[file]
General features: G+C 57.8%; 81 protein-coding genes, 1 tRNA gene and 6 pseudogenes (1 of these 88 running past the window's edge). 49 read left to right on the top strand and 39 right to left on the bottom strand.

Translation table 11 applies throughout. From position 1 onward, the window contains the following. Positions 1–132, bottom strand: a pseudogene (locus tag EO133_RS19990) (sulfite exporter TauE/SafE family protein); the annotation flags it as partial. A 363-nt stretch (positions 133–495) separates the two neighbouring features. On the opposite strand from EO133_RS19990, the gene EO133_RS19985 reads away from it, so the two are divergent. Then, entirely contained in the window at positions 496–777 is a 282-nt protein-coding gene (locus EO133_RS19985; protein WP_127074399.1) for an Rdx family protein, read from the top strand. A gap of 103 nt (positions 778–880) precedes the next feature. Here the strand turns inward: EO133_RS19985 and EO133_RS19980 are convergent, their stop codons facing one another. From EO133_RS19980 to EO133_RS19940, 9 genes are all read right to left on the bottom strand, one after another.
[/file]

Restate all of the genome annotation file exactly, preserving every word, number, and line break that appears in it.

General features: G+C 57.8%; 81 protein-coding genes, 1 tRNA gene and 6 pseudogenes (1 of these 88 running past the window's edge). 49 read left to right on the top strand and 39 right to left on the bottom strand.

Translation table 11 applies throughout. From position 1 onward, the window contains the following. Positions 1–132, bottom strand: a pseudogene (locus tag EO133_RS19990) (sulfite exporter TauE/SafE family protein); the annotation flags it as partial. A 363-nt stretch (positions 133–495) separates the two neighbouring features. On the opposite strand from EO133_RS19990, the gene EO133_RS19985 reads away from it, so the two are divergent. Then, entirely contained in the window at positions 496–777 is a 282-nt protein-coding gene (locus EO133_RS19985; protein WP_127074399.1) for an Rdx family protein, read from the top strand. A gap of 103 nt (positions 778–880) precedes the next feature. Here the strand turns inward: EO133_RS19985 and EO133_RS19980 are convergent, their stop codons facing one another. From EO133_RS19980 to EO133_RS19940, 9 genes are all read right to left on the bottom strand, one after another.